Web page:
Thursday, 2 November 2006

Man of my life, The (L'Homme de sa vie) (2006)

As magical as the all-night discussion you had with your best friend years ago

You can almost smell the magic in the air, when you are lying in bed turning over your memories of summer vacations, the times you stayed up way after bedtime, or went out for a walk in the middle of the night when it seemed the rest of the world was asleep. It’s a magical time that exists outside of space, clocks, calendars, set apart from the strictures of polite society, social obligations, timetables and schedules. Unless a director makes a film about childhood, it is actually difficult to recreate or approximate this mystical feeling on film. The ultimate test of a director’s sense of storytelling comes when the script isn’t ornate, and when it can create that set apatness. Considering this issue from every agnel, we feel that actress/director Zabou Breitman has created a rare and mystical movie that is filled with magical moments.

In Zabou’s film, the story is actually simple and straightfoward: an extended family vacations in their château in the country. Frédéric (Bernard Campan) is the happily married husband of his namesake Frédérique (Lea Drucker), the father of their children, who come in 3 different flavours of hyperactive, weird, and extremely cute, and a devoted son to his widowed mother. It’s as disgustingly perfect a life as it can get, with Frederic actually making jokes about his and his wife’s names to a bunch of family friends who have dropped by for supper one evening. They’re such nice folks that they even invite the next door neighbour, Hugo, a gay man who skinny dips in his private pool when he’s not hitting the pubs.

In the evening, after supper, Frédéric and Hugo have a free-wheeling and intense philosophical discussion, the sort of good-natured talk between friends that lasts through the entire night into dawn. The two men talk about what it means to love and relationships; Frédéric thinks it’s the best thing in the world since sliced bread, while Hugo sees this as a form of death and stagnation. Both men make facetious arguments for their cases, provoke much intellectual ferment in each other, and by morning, it is entirely possible that they no longer hold the same views that they held last evening. It is entirely possible that they might re-examine their lives, all because of that one evening spent together, and it is entirely possible that they see something in each other as well.

No one knows for sure, but Zabou Breitman is the master of the story here, telling the movie (and insinuating much more) by splitting up the long evening discussion with flashbacks and flashforwards to show where these men come from, emotionally, and the ramifications on their lives immediately afterwards. Scenes are occasionally repeated from different points of view, intercutting with almost dreamlike sequences. It sounds like a mess, but actually plays out like a beautiful layer cake anchored in emotional logic and coherence instead of the arrow of time. Zabou is interested in capturing the fleeting beauty of the moment, flitting in and out of the changing relationships between Frédéric and Hugo, and between Frédéric and his wife, and offering audiences a peephole into every character in the story, through sometimes whimsical and arty but well-composed shots that seem to just capture the magical minutes and seconds.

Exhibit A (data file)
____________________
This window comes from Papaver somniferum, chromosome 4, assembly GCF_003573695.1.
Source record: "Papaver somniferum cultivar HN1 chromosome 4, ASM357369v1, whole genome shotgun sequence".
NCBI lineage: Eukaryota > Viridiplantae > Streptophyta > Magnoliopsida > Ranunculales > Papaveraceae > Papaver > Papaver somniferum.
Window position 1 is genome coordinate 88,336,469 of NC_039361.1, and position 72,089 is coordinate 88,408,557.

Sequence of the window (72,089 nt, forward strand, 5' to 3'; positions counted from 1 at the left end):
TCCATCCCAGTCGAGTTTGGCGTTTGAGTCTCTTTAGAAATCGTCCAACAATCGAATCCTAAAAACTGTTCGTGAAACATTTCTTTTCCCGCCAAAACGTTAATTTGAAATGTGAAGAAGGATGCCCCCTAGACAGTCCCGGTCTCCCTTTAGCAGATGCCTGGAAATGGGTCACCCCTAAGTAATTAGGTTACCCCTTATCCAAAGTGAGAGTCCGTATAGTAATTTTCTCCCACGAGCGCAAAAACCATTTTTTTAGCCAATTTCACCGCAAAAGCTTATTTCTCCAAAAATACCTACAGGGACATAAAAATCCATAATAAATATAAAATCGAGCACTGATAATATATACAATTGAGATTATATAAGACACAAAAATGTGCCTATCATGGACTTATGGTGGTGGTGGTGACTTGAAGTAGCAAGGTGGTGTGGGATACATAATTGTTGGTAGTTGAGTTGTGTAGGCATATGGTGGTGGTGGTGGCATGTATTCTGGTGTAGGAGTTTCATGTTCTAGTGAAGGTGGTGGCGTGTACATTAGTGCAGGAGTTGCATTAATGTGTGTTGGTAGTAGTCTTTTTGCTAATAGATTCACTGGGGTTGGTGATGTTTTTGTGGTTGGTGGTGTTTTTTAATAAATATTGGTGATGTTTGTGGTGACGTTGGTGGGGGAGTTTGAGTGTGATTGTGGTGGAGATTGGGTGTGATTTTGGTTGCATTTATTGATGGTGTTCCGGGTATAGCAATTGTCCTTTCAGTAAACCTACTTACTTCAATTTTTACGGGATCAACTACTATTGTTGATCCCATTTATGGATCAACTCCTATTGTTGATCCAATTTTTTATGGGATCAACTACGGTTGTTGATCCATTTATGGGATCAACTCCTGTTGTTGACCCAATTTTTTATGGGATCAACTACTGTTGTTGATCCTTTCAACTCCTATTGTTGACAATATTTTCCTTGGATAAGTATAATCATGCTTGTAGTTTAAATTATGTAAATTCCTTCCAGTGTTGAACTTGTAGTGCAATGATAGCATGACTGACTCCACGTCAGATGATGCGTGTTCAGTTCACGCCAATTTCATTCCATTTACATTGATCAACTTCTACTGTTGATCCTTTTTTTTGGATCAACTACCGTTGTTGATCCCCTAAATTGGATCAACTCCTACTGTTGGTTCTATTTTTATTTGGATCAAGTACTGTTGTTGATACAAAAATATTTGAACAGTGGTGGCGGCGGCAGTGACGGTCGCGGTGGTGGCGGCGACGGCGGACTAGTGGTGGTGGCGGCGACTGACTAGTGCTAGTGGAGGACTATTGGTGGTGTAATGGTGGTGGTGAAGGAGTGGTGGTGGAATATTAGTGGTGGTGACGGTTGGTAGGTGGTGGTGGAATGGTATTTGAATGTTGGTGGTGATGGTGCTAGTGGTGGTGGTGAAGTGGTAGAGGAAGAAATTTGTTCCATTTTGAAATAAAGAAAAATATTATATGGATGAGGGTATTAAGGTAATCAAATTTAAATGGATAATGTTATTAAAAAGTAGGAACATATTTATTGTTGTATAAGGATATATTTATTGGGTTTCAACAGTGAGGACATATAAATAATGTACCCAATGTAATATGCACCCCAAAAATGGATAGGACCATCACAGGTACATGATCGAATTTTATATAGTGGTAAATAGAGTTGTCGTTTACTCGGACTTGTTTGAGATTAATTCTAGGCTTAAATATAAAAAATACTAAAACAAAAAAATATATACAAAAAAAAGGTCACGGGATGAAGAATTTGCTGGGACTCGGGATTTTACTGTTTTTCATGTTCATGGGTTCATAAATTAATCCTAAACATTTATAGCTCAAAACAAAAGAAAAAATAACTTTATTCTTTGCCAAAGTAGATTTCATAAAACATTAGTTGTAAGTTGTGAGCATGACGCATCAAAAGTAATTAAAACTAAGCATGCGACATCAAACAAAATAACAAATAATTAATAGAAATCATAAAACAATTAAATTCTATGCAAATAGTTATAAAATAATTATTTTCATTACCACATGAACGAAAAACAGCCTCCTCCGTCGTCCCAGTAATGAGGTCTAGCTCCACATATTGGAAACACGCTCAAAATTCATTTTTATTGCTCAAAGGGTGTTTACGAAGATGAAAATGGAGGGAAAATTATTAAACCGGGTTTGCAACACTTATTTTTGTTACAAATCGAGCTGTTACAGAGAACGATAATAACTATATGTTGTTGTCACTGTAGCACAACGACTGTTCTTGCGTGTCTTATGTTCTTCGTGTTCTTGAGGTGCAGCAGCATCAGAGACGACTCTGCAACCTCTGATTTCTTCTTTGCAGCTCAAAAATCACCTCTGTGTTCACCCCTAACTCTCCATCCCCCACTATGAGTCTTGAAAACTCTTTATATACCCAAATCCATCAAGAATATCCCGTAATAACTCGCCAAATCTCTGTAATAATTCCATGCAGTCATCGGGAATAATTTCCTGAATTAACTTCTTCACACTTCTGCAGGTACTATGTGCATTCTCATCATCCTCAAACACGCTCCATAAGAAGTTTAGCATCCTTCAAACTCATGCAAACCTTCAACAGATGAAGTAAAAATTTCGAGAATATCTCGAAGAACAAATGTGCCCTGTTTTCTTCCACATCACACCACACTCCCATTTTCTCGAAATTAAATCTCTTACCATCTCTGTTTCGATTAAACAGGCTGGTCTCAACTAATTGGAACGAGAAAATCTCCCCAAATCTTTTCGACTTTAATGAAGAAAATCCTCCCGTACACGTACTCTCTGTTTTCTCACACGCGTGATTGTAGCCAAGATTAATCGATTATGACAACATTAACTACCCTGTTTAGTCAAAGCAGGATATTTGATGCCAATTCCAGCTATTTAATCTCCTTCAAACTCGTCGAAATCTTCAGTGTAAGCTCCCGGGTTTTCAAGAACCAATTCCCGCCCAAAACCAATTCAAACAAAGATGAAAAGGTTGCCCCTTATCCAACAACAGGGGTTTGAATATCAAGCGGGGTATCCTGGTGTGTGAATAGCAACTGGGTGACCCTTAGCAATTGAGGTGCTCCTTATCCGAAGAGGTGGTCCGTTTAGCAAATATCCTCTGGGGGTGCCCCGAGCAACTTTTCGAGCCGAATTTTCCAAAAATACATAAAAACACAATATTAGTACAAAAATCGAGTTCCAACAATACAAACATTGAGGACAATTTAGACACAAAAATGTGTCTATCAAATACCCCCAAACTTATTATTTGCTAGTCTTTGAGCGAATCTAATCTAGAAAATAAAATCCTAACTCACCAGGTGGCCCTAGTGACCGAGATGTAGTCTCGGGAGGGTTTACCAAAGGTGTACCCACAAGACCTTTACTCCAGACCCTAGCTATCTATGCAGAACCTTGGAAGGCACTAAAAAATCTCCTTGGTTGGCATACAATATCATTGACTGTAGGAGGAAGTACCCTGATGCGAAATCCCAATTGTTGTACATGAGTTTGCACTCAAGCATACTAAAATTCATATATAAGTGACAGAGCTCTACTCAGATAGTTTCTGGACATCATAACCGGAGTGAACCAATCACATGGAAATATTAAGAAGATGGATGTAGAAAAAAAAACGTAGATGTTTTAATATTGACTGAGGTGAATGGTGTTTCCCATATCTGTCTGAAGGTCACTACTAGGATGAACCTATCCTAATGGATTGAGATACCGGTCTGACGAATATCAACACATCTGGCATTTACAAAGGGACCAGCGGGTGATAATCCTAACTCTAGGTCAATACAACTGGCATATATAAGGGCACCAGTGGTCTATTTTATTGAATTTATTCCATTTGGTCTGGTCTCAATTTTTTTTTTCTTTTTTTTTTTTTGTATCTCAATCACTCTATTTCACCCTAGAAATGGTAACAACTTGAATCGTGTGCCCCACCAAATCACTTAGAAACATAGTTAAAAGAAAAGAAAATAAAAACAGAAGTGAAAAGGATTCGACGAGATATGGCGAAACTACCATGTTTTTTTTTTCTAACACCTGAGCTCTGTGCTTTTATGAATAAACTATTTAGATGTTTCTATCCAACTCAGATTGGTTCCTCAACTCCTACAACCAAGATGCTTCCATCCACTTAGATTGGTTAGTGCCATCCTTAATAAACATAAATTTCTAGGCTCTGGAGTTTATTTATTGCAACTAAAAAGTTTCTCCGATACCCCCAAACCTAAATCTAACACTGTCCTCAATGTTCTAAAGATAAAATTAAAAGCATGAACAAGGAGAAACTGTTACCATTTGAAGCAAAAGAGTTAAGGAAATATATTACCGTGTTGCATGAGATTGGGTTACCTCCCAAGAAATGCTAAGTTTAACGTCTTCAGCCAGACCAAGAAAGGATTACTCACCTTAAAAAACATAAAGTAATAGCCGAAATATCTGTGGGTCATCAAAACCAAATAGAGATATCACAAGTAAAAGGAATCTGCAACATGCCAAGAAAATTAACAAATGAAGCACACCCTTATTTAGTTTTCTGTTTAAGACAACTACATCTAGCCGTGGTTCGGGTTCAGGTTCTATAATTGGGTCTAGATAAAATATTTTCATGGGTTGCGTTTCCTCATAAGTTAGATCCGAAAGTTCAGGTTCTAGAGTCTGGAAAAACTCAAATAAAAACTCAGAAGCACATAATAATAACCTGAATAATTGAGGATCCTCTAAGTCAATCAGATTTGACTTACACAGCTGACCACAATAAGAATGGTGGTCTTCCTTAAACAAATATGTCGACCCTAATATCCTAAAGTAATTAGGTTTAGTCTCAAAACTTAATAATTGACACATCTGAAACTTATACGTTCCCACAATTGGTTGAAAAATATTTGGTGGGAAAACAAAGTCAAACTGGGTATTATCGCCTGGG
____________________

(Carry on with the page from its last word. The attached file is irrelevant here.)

Overall, Zabou’s simple tale interweaves around itself in such a charming manner, and is married to a perfect blend of dreamy visuals and music that you can’t help but be swept away by her masterful understanding of the human psyche, love and our attitudes towards it. All this effortless evocation of mood, emotion and feeling in the audience is something to marvel at, given that this is only Zabou’s second outing as a director. The Man of My Life is best consumed at a leisurely pace, in tandem with how the movie develops. Any attempt to find a motive or a moral in the movie, to figure out the plot of the story will only result in a missed chance to enjoy a well-told film.

First published at incinemas on 2 November 2006

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